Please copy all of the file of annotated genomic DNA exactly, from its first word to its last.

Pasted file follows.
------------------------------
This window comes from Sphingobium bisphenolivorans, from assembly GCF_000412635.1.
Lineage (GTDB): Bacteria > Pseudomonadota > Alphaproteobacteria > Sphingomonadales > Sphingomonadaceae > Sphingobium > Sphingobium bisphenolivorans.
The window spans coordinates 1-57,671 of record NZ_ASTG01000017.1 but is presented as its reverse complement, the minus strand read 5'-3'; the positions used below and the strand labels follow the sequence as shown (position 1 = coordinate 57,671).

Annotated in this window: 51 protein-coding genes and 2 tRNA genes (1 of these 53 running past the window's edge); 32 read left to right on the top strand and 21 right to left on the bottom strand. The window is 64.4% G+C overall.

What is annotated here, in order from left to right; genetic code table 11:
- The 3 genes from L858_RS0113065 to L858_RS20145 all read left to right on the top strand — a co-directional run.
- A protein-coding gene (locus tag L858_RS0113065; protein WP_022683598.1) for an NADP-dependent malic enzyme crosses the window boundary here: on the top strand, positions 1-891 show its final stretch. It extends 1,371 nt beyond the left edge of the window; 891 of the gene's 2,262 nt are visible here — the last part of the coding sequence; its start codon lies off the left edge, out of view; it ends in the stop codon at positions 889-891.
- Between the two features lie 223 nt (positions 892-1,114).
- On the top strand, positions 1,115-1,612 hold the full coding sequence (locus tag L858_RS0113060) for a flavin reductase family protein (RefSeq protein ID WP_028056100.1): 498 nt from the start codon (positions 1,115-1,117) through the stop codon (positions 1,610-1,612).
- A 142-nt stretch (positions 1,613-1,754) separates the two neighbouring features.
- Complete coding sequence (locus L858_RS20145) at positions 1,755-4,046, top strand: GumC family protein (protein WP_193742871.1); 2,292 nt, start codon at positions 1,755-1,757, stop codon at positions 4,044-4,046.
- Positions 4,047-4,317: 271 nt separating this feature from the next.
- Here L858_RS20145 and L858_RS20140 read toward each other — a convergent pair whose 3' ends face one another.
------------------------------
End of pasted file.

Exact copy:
This window comes from Sphingobium bisphenolivorans, from assembly GCF_000412635.1.
Lineage (GTDB): Bacteria > Pseudomonadota > Alphaproteobacteria > Sphingomonadales > Sphingomonadaceae > Sphingobium > Sphingobium bisphenolivorans.
The window spans coordinates 1-57,671 of record NZ_ASTG01000017.1 but is presented as its reverse complement, the minus strand read 5'-3'; the positions used below and the strand labels follow the sequence as shown (position 1 = coordinate 57,671).

Annotated in this window: 51 protein-coding genes and 2 tRNA genes (1 of these 53 running past the window's edge); 32 read left to right on the top strand and 21 right to left on the bottom strand. The window is 64.4% G+C overall.

What is annotated here, in order from left to right; genetic code table 11:
- The 3 genes from L858_RS0113065 to L858_RS20145 all read left to right on the top strand — a co-directional run.
- A protein-coding gene (locus tag L858_RS0113065; protein WP_022683598.1) for an NADP-dependent malic enzyme crosses the window boundary here: on the top strand, positions 1-891 show its final stretch. It extends 1,371 nt beyond the left edge of the window; 891 of the gene's 2,262 nt are visible here — the last part of the coding sequence; its start codon lies off the left edge, out of view; it ends in the stop codon at positions 889-891.
- Between the two features lie 223 nt (positions 892-1,114).
- On the top strand, positions 1,115-1,612 hold the full coding sequence (locus tag L858_RS0113060) for a flavin reductase family protein (RefSeq protein ID WP_028056100.1): 498 nt from the start codon (positions 1,115-1,117) through the stop codon (positions 1,610-1,612).
- A 142-nt stretch (positions 1,613-1,754) separates the two neighbouring features.
- Complete coding sequence (locus L858_RS20145) at positions 1,755-4,046, top strand: GumC family protein (protein WP_193742871.1); 2,292 nt, start codon at positions 1,755-1,757, stop codon at positions 4,044-4,046.
- Positions 4,047-4,317: 271 nt separating this feature from the next.
- Here L858_RS20145 and L858_RS20140 read toward each other — a convergent pair whose 3' ends face one another.